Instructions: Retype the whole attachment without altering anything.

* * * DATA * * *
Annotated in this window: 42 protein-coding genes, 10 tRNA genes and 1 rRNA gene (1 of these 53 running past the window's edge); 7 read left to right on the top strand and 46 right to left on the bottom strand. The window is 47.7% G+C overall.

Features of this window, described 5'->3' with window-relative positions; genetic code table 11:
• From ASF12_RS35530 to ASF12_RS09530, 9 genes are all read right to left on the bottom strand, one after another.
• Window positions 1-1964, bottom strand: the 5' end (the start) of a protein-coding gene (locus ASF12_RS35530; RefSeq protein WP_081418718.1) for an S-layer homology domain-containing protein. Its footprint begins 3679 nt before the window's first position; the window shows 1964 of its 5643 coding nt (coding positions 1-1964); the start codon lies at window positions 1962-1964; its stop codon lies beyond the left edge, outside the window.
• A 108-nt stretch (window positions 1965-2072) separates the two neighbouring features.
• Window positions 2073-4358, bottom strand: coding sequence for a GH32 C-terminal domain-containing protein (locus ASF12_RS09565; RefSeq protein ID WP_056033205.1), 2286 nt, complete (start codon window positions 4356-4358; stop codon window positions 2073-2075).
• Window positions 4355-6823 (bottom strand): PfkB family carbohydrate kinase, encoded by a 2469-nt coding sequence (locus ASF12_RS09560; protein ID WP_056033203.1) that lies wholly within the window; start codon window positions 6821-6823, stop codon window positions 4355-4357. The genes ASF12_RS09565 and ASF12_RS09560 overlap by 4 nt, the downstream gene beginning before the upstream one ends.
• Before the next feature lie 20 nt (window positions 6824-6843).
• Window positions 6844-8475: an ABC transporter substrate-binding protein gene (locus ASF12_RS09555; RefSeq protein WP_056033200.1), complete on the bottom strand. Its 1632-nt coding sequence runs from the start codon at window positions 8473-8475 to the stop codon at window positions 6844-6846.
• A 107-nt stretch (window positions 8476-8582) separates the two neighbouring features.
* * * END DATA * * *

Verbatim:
Annotated in this window: 42 protein-coding genes, 10 tRNA genes and 1 rRNA gene (1 of these 53 running past the window's edge); 7 read left to right on the top strand and 46 right to left on the bottom strand. The window is 47.7% G+C overall.

Features of this window, described 5'->3' with window-relative positions; genetic code table 11:
• From ASF12_RS35530 to ASF12_RS09530, 9 genes are all read right to left on the bottom strand, one after another.
• Window positions 1-1964, bottom strand: the 5' end (the start) of a protein-coding gene (locus ASF12_RS35530; RefSeq protein WP_081418718.1) for an S-layer homology domain-containing protein. Its footprint begins 3679 nt before the window's first position; the window shows 1964 of its 5643 coding nt (coding positions 1-1964); the start codon lies at window positions 1962-1964; its stop codon lies beyond the left edge, outside the window.
• A 108-nt stretch (window positions 1965-2072) separates the two neighbouring features.
• Window positions 2073-4358, bottom strand: coding sequence for a GH32 C-terminal domain-containing protein (locus ASF12_RS09565; RefSeq protein ID WP_056033205.1), 2286 nt, complete (start codon window positions 4356-4358; stop codon window positions 2073-2075).
• Window positions 4355-6823 (bottom strand): PfkB family carbohydrate kinase, encoded by a 2469-nt coding sequence (locus ASF12_RS09560; protein ID WP_056033203.1) that lies wholly within the window; start codon window positions 6821-6823, stop codon window positions 4355-4357. The genes ASF12_RS09565 and ASF12_RS09560 overlap by 4 nt, the downstream gene beginning before the upstream one ends.
• Before the next feature lie 20 nt (window positions 6824-6843).
• Window positions 6844-8475: an ABC transporter substrate-binding protein gene (locus ASF12_RS09555; RefSeq protein WP_056033200.1), complete on the bottom strand. Its 1632-nt coding sequence runs from the start codon at window positions 8473-8475 to the stop codon at window positions 6844-6846.
• A 107-nt stretch (window positions 8476-8582) separates the two neighbouring features.